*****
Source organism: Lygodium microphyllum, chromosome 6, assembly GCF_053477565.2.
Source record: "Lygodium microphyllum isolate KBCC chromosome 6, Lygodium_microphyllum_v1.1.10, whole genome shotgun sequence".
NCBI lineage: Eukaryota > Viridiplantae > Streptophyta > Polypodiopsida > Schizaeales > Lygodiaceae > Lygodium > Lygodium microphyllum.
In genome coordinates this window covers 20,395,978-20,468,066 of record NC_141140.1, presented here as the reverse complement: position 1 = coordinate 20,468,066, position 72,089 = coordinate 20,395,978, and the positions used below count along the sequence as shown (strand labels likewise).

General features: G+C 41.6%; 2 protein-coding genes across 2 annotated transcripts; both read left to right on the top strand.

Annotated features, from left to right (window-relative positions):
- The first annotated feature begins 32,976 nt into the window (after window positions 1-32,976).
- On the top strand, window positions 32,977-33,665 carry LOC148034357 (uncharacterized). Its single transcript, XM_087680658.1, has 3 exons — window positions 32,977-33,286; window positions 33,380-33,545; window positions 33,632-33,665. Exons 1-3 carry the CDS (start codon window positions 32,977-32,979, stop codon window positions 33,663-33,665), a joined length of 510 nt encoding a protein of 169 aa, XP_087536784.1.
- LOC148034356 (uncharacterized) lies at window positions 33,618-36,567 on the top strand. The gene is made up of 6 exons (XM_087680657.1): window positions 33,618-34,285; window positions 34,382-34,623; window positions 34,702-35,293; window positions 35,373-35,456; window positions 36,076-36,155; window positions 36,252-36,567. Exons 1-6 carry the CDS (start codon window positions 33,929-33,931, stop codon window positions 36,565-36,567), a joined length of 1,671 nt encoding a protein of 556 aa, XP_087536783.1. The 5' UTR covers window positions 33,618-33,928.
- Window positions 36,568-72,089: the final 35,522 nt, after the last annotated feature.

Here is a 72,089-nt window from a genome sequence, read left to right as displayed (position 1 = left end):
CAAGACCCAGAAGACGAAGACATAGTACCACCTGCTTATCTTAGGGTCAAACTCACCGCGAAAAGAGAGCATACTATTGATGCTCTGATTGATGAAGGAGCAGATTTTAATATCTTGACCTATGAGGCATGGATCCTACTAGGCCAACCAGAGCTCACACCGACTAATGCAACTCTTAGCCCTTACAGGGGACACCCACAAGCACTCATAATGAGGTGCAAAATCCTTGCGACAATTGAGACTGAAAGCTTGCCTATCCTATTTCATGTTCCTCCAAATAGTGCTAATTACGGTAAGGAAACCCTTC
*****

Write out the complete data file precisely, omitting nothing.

Source organism: Lygodium microphyllum, chromosome 6, assembly GCF_053477565.2.
Source record: "Lygodium microphyllum isolate KBCC chromosome 6, Lygodium_microphyllum_v1.1.10, whole genome shotgun sequence".
NCBI lineage: Eukaryota > Viridiplantae > Streptophyta > Polypodiopsida > Schizaeales > Lygodiaceae > Lygodium > Lygodium microphyllum.
In genome coordinates this window covers 20,395,978-20,468,066 of record NC_141140.1, presented here as the reverse complement: position 1 = coordinate 20,468,066, position 72,089 = coordinate 20,395,978, and the positions used below count along the sequence as shown (strand labels likewise).

General features: G+C 41.6%; 2 protein-coding genes across 2 annotated transcripts; both read left to right on the top strand.

Annotated features, from left to right (window-relative positions):
- The first annotated feature begins 32,976 nt into the window (after window positions 1-32,976).
- On the top strand, window positions 32,977-33,665 carry LOC148034357 (uncharacterized). Its single transcript, XM_087680658.1, has 3 exons — window positions 32,977-33,286; window positions 33,380-33,545; window positions 33,632-33,665. Exons 1-3 carry the CDS (start codon window positions 32,977-32,979, stop codon window positions 33,663-33,665), a joined length of 510 nt encoding a protein of 169 aa, XP_087536784.1.
- LOC148034356 (uncharacterized) lies at window positions 33,618-36,567 on the top strand. The gene is made up of 6 exons (XM_087680657.1): window positions 33,618-34,285; window positions 34,382-34,623; window positions 34,702-35,293; window positions 35,373-35,456; window positions 36,076-36,155; window positions 36,252-36,567. Exons 1-6 carry the CDS (start codon window positions 33,929-33,931, stop codon window positions 36,565-36,567), a joined length of 1,671 nt encoding a protein of 556 aa, XP_087536783.1. The 5' UTR covers window positions 33,618-33,928.
- Window positions 36,568-72,089: the final 35,522 nt, after the last annotated feature.

Here is a 72,089-nt window from a genome sequence, read left to right as displayed (position 1 = left end):
CAAGACCCAGAAGACGAAGACATAGTACCACCTGCTTATCTTAGGGTCAAACTCACCGCGAAAAGAGAGCATACTATTGATGCTCTGATTGATGAAGGAGCAGATTTTAATATCTTGACCTATGAGGCATGGATCCTACTAGGCCAACCAGAGCTCACACCGACTAATGCAACTCTTAGCCCTTACAGGGGACACCCACAAGCACTCATAATGAGGTGCAAAATCCTTGCGACAATTGAGACTGAAAGCTTGCCTATCCTATTTCATGTTCCTCCAAATAGTGCTAATTACGGTAAGGAAACCCTTC